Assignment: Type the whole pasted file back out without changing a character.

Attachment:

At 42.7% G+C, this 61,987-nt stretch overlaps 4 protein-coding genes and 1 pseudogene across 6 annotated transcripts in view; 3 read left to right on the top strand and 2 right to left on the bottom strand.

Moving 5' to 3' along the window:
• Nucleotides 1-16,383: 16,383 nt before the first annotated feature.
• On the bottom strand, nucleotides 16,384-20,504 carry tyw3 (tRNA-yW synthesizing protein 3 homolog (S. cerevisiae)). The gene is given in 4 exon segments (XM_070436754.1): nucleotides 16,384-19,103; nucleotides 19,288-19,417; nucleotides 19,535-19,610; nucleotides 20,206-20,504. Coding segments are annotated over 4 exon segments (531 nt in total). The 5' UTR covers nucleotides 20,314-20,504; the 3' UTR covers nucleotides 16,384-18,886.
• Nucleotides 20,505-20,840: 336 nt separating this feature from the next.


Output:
At 42.7% G+C, this 61,987-nt stretch overlaps 4 protein-coding genes and 1 pseudogene across 6 annotated transcripts in view; 3 read left to right on the top strand and 2 right to left on the bottom strand.

Moving 5' to 3' along the window:
• Nucleotides 1-16,383: 16,383 nt before the first annotated feature.
• On the bottom strand, nucleotides 16,384-20,504 carry tyw3 (tRNA-yW synthesizing protein 3 homolog (S. cerevisiae)). The gene is given in 4 exon segments (XM_070436754.1): nucleotides 16,384-19,103; nucleotides 19,288-19,417; nucleotides 19,535-19,610; nucleotides 20,206-20,504. Coding segments are annotated over 4 exon segments (531 nt in total). The 5' UTR covers nucleotides 20,314-20,504; the 3' UTR covers nucleotides 16,384-18,886.
• Nucleotides 20,505-20,840: 336 nt separating this feature from the next.